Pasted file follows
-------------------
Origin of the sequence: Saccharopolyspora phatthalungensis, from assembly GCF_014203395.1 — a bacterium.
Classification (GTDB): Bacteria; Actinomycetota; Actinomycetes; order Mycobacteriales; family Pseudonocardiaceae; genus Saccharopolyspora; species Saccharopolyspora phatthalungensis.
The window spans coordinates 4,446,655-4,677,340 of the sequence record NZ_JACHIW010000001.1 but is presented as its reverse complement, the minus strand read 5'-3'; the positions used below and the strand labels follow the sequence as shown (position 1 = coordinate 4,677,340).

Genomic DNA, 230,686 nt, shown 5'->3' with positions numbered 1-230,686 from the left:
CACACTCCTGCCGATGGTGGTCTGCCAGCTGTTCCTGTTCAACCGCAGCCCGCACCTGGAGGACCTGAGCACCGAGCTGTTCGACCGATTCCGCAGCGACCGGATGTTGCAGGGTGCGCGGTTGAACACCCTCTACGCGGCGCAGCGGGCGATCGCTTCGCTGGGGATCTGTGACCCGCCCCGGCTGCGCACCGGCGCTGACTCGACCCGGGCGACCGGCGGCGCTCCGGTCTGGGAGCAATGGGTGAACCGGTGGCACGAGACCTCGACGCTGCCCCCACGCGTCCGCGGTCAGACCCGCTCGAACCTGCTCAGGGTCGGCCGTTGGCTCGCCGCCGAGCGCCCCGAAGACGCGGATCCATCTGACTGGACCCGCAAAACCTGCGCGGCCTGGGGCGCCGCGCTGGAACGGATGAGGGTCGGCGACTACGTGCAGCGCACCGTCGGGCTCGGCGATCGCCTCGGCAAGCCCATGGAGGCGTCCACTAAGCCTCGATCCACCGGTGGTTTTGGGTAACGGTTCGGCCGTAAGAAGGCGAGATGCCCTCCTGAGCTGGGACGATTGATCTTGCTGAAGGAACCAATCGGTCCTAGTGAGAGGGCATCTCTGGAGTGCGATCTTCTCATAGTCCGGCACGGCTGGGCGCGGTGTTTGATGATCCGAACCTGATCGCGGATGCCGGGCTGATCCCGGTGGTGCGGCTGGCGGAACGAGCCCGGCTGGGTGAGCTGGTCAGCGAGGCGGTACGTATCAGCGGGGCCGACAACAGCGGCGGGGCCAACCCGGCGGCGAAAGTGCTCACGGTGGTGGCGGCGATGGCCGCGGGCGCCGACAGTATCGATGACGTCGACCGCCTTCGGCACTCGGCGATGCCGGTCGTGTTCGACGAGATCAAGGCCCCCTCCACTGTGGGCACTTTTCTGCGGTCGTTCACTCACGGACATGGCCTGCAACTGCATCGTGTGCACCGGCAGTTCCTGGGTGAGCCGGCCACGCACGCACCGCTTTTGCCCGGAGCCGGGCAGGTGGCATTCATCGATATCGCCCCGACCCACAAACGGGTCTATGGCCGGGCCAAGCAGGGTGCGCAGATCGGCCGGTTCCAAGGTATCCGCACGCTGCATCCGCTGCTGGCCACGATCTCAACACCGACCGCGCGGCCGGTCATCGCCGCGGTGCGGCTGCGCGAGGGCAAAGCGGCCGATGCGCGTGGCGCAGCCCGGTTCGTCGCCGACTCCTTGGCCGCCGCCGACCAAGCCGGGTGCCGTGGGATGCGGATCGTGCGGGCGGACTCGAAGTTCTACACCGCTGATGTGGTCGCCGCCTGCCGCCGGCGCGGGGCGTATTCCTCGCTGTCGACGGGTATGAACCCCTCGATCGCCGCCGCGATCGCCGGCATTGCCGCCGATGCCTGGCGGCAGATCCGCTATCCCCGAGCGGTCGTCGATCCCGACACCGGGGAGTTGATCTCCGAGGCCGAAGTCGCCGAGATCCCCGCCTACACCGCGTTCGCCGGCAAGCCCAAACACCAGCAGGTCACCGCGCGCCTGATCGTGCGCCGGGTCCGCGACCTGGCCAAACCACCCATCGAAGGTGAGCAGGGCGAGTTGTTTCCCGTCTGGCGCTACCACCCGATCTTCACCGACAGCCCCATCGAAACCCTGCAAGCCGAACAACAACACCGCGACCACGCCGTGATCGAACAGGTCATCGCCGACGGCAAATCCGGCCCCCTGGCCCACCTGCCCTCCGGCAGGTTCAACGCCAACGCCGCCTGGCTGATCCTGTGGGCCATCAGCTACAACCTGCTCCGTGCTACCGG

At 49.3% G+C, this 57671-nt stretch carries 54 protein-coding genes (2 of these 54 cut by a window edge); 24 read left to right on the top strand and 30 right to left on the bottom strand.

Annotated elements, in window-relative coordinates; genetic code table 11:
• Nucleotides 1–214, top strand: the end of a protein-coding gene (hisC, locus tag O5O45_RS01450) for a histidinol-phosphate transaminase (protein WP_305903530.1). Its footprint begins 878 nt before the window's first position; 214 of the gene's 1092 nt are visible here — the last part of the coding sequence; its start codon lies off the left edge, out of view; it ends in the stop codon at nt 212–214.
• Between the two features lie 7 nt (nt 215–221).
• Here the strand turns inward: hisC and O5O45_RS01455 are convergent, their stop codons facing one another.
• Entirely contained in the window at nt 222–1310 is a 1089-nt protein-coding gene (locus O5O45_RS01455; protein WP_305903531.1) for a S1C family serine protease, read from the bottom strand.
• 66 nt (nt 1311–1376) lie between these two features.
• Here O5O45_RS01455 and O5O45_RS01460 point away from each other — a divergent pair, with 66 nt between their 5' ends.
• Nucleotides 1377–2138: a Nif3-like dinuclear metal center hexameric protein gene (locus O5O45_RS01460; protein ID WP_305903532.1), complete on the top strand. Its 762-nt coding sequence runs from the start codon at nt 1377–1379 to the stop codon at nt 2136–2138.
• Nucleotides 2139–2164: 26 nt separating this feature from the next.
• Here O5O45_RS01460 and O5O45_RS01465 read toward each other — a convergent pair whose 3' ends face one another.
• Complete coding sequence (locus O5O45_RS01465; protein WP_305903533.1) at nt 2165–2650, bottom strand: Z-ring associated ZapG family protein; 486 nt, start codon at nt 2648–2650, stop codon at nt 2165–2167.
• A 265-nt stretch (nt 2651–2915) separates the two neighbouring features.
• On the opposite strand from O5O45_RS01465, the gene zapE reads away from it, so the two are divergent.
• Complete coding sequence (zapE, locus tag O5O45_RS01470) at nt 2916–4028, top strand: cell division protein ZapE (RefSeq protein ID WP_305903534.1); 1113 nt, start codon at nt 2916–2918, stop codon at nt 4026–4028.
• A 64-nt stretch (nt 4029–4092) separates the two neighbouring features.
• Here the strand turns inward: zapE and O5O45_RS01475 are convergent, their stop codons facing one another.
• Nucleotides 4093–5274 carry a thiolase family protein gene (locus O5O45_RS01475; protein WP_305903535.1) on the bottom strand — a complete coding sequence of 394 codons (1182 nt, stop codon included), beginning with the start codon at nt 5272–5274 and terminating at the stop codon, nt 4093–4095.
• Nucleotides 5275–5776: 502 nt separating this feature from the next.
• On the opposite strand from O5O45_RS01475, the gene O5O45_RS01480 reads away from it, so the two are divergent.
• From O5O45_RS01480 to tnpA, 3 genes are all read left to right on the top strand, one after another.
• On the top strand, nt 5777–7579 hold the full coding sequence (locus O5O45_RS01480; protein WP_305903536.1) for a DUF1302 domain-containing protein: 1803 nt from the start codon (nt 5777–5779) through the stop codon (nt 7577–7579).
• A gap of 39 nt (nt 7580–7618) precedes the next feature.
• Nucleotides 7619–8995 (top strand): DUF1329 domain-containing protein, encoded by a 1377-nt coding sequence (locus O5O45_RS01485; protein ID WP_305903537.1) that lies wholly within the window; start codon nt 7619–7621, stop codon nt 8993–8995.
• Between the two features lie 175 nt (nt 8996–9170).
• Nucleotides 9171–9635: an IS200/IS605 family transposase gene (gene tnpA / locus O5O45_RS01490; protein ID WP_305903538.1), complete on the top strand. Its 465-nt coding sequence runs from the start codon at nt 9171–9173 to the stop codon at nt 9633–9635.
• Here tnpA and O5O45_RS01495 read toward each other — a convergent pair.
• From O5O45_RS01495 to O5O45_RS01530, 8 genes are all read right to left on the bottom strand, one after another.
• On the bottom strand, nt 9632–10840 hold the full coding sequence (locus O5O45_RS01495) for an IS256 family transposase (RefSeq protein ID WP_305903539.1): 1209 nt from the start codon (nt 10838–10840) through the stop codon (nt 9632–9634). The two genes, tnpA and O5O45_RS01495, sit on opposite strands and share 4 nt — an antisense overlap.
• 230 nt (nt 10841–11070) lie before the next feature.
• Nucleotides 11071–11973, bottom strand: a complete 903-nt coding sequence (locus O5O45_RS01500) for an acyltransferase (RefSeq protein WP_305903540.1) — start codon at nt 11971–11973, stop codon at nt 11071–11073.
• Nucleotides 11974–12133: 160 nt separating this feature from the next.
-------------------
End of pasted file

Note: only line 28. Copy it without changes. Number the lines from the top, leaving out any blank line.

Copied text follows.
• A gap of 39 nt (nt 7580–7618) precedes the next feature.